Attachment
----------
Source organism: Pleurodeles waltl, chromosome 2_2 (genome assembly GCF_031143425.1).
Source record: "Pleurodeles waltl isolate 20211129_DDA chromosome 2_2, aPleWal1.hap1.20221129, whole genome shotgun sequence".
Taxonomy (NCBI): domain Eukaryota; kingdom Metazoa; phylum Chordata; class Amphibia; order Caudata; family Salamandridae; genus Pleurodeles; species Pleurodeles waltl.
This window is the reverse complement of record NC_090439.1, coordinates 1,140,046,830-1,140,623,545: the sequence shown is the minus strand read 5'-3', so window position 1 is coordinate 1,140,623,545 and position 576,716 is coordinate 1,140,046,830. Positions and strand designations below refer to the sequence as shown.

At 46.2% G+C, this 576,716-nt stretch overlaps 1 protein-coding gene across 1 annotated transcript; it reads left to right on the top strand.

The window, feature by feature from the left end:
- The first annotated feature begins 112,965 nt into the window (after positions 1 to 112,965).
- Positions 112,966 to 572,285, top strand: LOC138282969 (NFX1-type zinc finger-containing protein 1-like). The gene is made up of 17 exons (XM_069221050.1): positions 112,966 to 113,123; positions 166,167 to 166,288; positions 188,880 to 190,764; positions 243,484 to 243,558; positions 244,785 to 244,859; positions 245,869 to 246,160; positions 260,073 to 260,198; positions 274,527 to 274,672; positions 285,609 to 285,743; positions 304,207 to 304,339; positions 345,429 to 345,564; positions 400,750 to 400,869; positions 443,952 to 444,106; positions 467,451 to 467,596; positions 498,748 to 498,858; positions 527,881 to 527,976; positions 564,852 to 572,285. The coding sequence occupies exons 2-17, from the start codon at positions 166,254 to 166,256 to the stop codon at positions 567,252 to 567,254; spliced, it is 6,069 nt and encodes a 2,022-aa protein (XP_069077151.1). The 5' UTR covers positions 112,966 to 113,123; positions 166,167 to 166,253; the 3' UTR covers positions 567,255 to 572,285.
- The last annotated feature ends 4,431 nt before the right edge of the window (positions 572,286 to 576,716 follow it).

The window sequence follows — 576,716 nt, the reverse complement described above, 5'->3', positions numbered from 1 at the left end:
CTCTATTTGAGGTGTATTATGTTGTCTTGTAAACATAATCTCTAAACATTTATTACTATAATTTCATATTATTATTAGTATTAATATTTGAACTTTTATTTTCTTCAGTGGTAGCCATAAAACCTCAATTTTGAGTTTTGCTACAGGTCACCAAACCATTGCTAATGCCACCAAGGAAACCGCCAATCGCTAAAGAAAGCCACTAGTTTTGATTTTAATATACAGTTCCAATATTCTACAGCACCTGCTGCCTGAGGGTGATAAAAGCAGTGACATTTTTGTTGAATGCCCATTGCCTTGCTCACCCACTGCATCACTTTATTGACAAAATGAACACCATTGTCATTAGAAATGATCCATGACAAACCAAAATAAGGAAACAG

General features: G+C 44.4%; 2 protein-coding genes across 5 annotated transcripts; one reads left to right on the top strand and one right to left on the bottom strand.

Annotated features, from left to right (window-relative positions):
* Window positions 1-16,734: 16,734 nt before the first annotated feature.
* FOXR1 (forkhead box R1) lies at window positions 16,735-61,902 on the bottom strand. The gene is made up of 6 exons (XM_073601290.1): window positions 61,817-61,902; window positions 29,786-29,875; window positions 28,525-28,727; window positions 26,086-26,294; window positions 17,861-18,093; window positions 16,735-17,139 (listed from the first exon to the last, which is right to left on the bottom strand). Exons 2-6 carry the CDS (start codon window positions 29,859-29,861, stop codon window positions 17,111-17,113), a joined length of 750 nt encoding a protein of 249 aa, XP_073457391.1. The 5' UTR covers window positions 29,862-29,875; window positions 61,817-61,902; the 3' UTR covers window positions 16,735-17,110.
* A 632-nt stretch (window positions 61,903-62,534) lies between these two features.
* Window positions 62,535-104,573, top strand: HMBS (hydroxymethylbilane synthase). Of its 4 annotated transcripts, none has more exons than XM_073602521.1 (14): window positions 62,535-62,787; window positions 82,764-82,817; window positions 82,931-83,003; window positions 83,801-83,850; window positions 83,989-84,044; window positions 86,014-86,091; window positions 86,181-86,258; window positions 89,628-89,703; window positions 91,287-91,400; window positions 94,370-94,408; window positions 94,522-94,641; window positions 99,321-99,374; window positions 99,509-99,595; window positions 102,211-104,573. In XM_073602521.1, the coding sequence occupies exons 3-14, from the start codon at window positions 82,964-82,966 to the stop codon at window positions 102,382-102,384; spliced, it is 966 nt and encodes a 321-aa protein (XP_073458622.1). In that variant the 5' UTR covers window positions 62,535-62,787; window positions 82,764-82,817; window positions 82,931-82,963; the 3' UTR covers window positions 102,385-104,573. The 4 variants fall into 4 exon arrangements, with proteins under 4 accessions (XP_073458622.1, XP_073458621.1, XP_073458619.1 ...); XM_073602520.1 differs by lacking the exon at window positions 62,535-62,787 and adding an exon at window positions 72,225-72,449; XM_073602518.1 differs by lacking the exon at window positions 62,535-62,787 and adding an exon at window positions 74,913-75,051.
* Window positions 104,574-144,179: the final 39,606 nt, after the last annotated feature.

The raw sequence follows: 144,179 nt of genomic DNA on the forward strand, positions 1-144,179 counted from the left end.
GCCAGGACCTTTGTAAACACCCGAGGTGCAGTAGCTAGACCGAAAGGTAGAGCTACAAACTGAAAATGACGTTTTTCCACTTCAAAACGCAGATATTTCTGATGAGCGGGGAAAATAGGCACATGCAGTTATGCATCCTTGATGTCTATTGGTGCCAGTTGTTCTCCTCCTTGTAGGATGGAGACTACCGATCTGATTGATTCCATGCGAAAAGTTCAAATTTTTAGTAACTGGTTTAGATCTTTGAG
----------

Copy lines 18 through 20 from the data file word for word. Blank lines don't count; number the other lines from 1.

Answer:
* Window positions 104,574-144,179: the final 39,606 nt, after the last annotated feature.

The raw sequence follows: 144,179 nt of genomic DNA on the forward strand, positions 1-144,179 counted from the left end.
GCCAGGACCTTTGTAAACACCCGAGGTGCAGTAGCTAGACCGAAAGGTAGAGCTACAAACTGAAAATGACGTTTTTCCACTTCAAAACGCAGATATTTCTGATGAGCGGGGAAAATAGGCACATGCAGTTATGCATCCTTGATGTCTATTGGTGCCAGTTGTTCTCCTCCTTGTAGGATGGAGACTACCGATCTGATTGATTCCATGCGAAAAGTTCAAATTTTTAGTAACTGGTTTAGATCTTTGAG